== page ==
Beaver Choice: Lunch $10 and Under
Hannah E Williams
Move over Ikea - there's a new Swedish meatball slinger in town. Beaver Choice, opened this month by a Swedish family from Stockholm by way of Canada, serves up Scandinavian classics in Tempe. Salads, pitas, wraps, sandwiches and quiche with a Swedish twist load the grab-and-go menu (that, regardless of the name, you can also eat in) and nearly all are less than $10.
The gregarious guy behind the counter is reason enough to stop by - he'll explain the menu, present a plate of samples (everyone gets them, something we've witnessed on repeat visits) and happily prattle away while his mom cooks up your lunch in the kitchen. If he's not entertaining enough, there's always the beaver mascot sporting a blue and yellow Swedish jersey to hold your attention.
Our sampler came with Gravalax and hovmåstar (Swedish cured salmon and sweet dill mustard dressing), a potato salad with a distinct dill flavor, a bright purple beet salad and a lemony citronfromage. Our new Swedish best friend explains everything is homemade from family recipes - and he's in charge of the fromage.
The quick service, lower priced menu eases into the more traditional Scandinavian fare on the bistro menu that can take more than an hour to make. Although, you'll most certainly get a good dose of Swedish, uh, charm with every order.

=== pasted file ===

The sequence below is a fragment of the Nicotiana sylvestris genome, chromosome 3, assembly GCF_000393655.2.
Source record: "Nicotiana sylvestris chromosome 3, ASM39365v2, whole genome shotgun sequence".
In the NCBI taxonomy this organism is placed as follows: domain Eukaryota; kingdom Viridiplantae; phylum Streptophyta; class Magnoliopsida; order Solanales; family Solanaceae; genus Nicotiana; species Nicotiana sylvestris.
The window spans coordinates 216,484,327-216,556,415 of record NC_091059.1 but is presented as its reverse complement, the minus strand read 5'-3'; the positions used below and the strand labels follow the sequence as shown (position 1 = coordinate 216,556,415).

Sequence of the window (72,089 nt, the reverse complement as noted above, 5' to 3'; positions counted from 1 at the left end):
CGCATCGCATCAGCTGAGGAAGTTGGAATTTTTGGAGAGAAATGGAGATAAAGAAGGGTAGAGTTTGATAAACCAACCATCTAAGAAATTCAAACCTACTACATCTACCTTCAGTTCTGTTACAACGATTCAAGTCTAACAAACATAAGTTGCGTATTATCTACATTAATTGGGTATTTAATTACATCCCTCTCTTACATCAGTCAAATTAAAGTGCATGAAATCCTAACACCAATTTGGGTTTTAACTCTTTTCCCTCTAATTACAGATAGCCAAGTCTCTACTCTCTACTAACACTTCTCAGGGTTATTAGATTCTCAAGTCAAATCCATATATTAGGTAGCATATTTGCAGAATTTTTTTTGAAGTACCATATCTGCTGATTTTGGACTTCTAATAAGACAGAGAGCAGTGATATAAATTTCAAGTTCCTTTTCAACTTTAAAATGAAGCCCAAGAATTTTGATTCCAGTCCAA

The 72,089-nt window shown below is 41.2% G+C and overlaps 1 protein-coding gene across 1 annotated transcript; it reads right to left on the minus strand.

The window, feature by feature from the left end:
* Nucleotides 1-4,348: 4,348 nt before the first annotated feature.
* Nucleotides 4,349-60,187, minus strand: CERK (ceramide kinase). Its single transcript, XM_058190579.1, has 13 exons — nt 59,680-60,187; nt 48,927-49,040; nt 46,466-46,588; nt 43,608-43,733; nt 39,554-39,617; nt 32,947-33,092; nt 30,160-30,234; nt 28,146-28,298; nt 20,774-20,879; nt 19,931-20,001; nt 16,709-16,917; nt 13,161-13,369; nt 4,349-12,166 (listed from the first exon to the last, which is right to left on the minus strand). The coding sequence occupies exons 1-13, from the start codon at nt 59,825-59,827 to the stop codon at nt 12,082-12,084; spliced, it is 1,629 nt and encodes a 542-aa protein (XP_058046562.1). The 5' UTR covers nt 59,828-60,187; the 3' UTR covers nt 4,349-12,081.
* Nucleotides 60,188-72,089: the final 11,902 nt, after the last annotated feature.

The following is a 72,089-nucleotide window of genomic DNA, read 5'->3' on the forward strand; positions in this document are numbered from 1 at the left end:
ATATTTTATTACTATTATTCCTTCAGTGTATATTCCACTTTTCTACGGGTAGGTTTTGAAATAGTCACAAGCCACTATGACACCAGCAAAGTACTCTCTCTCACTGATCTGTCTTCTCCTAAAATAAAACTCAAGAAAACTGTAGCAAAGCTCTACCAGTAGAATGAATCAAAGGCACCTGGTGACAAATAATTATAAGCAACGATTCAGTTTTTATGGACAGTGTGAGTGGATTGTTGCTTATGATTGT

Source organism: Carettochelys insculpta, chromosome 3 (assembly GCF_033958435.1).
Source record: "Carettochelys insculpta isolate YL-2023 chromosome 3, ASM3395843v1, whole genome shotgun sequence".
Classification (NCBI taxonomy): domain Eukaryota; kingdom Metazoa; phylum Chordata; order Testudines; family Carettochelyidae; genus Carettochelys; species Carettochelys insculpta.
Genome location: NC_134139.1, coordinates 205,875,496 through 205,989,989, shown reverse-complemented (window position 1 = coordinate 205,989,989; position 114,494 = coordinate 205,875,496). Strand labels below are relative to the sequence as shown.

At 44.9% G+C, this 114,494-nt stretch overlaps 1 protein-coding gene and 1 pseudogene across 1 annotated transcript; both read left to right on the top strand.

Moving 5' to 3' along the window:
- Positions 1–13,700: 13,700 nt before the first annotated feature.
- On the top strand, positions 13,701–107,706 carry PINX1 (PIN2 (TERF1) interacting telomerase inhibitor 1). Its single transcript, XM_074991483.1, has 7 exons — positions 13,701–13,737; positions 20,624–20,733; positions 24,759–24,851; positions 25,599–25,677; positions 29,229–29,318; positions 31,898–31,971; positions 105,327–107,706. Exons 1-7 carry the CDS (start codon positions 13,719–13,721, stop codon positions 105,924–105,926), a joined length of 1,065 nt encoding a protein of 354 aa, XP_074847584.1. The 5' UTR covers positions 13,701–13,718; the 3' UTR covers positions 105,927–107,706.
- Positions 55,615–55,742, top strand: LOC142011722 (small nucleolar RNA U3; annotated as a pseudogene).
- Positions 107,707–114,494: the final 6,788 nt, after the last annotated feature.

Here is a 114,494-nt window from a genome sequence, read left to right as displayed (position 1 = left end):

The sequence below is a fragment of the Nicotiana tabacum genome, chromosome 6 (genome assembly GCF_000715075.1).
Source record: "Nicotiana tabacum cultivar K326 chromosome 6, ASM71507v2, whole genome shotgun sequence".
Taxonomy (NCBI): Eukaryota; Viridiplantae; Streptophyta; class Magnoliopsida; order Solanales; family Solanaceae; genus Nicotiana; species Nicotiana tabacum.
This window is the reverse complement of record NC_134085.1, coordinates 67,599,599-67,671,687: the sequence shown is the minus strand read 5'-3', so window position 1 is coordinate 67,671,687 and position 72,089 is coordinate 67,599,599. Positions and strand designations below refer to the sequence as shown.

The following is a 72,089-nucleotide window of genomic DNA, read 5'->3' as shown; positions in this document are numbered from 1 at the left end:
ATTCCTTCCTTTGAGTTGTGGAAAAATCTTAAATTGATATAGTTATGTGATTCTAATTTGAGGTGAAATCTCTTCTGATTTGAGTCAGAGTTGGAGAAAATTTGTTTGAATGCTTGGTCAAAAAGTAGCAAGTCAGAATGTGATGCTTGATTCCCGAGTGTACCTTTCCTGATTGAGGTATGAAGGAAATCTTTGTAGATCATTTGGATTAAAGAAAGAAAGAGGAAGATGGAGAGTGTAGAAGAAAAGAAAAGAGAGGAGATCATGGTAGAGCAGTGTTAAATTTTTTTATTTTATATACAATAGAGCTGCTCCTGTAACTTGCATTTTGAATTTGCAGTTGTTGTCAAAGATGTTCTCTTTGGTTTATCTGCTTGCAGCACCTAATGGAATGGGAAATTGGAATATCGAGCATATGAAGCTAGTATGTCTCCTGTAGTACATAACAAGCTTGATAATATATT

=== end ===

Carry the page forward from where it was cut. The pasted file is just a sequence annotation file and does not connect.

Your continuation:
A Swedish Pita ($5) packs Swedish meatballs, tzatziki, lettuce, onion, tomato and cucumber in two pita pockets. Gravalax salad ($7.50) comes over seasoned pasta with homemade dressing. And the Tunbrödsrulle ($6) wraps up European sausage with mashed potatoes.
Hannah E Williams
The Harmonie Special ($5) that pairs falafel with the Swedish potato salad in a garlic pesto wrap caught our attention, and we grabbed a small side of fries ($1.75) to go with it. (Perhaps because these were the safest, most recognizable items on the menu - and the best bet for vegetarians who don't want to be stuck eating grilled cheese.)
Our safe choice proved the right choice. Delicious fried goodness... and way too much food. This is one wrap that's better eaten with a fork and knife, so you can get a mix of potato salad, falafel, veggies and wrap in each bite without having it all end up in your lap. The fries have a unique texture and go down like deep-fried air.
Next time you've had a rough night out, check out the Quebec Poutine - fries covered in cheddar and doused in gravy. ASU students take note: this is supposedly a Quebecian hangover cure.
Brace yourself for the surreal Swedish experience, go with the flow, and enjoy!
The biggest letdown: No smørrebrød! Yes, we realize the open-faced sandwiches more Danish than Swedish but the menu does say Scandinavian...
1743-2 E. Broadway Rd
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